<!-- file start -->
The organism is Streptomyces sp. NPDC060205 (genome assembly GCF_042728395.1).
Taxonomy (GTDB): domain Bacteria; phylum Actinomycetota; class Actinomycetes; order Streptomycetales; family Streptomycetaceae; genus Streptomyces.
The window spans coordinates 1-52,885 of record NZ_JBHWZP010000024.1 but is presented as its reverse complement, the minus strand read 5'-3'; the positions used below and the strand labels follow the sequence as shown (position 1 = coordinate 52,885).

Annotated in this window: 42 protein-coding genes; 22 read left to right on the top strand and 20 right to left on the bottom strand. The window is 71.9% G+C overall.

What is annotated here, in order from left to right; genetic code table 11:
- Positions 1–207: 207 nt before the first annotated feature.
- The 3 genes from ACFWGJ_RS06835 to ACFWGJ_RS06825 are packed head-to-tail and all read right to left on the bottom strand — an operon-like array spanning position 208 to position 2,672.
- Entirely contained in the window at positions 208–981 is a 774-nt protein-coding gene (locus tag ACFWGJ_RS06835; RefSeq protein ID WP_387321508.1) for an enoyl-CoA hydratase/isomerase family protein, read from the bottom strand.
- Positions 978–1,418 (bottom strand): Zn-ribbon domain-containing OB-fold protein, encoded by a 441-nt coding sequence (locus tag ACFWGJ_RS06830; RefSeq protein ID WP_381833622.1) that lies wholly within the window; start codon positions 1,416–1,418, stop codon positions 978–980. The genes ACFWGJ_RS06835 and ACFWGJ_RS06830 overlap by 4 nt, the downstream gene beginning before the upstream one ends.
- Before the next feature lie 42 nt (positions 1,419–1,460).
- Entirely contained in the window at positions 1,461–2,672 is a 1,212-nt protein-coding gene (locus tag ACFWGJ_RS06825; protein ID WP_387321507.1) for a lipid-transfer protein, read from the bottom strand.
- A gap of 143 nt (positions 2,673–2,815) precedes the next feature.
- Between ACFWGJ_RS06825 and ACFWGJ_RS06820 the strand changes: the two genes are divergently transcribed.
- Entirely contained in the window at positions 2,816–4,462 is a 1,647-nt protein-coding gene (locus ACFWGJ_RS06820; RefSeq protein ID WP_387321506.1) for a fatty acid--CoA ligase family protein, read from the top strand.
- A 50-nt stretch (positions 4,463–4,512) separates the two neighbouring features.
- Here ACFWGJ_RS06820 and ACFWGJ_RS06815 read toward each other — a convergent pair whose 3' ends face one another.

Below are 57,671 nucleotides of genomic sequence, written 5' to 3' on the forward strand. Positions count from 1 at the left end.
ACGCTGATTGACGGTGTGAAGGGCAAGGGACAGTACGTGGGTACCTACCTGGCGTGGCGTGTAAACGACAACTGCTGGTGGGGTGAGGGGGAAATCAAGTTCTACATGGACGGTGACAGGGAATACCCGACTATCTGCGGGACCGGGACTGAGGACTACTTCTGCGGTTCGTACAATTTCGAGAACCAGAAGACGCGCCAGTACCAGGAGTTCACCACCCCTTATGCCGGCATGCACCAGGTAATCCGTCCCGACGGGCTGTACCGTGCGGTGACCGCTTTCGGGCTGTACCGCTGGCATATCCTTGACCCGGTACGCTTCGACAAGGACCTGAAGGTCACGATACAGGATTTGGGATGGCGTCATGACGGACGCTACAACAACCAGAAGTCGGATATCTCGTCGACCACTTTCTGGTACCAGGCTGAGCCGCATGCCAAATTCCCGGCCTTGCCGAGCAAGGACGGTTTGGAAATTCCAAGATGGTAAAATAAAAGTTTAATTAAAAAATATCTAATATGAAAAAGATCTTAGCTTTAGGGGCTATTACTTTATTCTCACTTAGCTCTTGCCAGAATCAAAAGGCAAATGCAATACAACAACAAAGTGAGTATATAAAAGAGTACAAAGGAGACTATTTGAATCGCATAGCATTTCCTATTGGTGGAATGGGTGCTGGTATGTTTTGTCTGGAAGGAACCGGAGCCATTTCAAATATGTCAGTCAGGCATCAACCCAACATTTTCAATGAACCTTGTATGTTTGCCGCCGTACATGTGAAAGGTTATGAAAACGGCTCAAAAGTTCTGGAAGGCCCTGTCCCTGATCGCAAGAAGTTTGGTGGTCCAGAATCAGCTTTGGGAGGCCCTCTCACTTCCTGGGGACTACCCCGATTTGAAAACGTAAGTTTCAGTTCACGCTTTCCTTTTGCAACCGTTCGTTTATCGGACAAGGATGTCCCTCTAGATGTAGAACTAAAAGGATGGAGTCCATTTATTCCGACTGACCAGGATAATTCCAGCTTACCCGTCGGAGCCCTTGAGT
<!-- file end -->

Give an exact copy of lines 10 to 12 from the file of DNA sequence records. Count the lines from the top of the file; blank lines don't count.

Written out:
- Before the next feature lie 42 nt (positions 1,419–1,460).
- Entirely contained in the window at positions 1,461–2,672 is a 1,212-nt protein-coding gene (locus tag ACFWGJ_RS06825; protein ID WP_387321507.1) for a lipid-transfer protein, read from the bottom strand.
- A gap of 143 nt (positions 2,673–2,815) precedes the next feature.